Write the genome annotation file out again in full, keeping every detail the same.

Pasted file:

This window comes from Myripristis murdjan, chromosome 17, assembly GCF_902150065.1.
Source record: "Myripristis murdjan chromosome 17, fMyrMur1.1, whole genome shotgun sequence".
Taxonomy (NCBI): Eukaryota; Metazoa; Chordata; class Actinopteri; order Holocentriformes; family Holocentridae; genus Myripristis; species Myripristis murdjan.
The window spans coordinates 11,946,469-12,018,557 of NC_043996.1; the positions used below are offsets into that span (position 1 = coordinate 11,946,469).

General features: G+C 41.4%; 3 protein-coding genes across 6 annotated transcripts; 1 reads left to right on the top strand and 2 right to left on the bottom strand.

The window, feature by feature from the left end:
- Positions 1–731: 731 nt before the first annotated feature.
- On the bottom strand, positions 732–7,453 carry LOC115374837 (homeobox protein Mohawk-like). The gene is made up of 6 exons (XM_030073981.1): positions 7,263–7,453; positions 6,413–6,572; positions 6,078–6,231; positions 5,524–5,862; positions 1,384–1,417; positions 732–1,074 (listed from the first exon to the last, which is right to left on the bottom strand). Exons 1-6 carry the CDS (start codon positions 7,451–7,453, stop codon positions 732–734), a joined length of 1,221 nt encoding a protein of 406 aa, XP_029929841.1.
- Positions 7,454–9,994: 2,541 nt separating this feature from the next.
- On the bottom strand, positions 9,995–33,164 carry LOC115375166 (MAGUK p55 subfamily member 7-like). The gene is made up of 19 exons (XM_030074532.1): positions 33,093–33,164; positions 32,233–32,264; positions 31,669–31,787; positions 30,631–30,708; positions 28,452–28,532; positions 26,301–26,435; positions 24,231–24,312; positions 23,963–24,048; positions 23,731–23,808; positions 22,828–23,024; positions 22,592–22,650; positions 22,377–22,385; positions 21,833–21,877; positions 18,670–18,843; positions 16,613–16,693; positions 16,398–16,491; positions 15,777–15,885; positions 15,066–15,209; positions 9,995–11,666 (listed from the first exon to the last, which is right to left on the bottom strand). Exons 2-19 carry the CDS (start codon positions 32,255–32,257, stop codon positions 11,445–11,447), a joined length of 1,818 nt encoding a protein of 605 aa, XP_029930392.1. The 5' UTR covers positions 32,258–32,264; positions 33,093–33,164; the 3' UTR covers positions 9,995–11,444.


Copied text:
This window comes from Myripristis murdjan, chromosome 17, assembly GCF_902150065.1.
Source record: "Myripristis murdjan chromosome 17, fMyrMur1.1, whole genome shotgun sequence".
Taxonomy (NCBI): Eukaryota; Metazoa; Chordata; class Actinopteri; order Holocentriformes; family Holocentridae; genus Myripristis; species Myripristis murdjan.
The window spans coordinates 11,946,469-12,018,557 of NC_043996.1; the positions used below are offsets into that span (position 1 = coordinate 11,946,469).

General features: G+C 41.4%; 3 protein-coding genes across 6 annotated transcripts; 1 reads left to right on the top strand and 2 right to left on the bottom strand.

The window, feature by feature from the left end:
- Positions 1–731: 731 nt before the first annotated feature.
- On the bottom strand, positions 732–7,453 carry LOC115374837 (homeobox protein Mohawk-like). The gene is made up of 6 exons (XM_030073981.1): positions 7,263–7,453; positions 6,413–6,572; positions 6,078–6,231; positions 5,524–5,862; positions 1,384–1,417; positions 732–1,074 (listed from the first exon to the last, which is right to left on the bottom strand). Exons 1-6 carry the CDS (start codon positions 7,451–7,453, stop codon positions 732–734), a joined length of 1,221 nt encoding a protein of 406 aa, XP_029929841.1.
- Positions 7,454–9,994: 2,541 nt separating this feature from the next.
- On the bottom strand, positions 9,995–33,164 carry LOC115375166 (MAGUK p55 subfamily member 7-like). The gene is made up of 19 exons (XM_030074532.1): positions 33,093–33,164; positions 32,233–32,264; positions 31,669–31,787; positions 30,631–30,708; positions 28,452–28,532; positions 26,301–26,435; positions 24,231–24,312; positions 23,963–24,048; positions 23,731–23,808; positions 22,828–23,024; positions 22,592–22,650; positions 22,377–22,385; positions 21,833–21,877; positions 18,670–18,843; positions 16,613–16,693; positions 16,398–16,491; positions 15,777–15,885; positions 15,066–15,209; positions 9,995–11,666 (listed from the first exon to the last, which is right to left on the bottom strand). Exons 2-19 carry the CDS (start codon positions 32,255–32,257, stop codon positions 11,445–11,447), a joined length of 1,818 nt encoding a protein of 605 aa, XP_029930392.1. The 5' UTR covers positions 32,258–32,264; positions 33,093–33,164; the 3' UTR covers positions 9,995–11,444.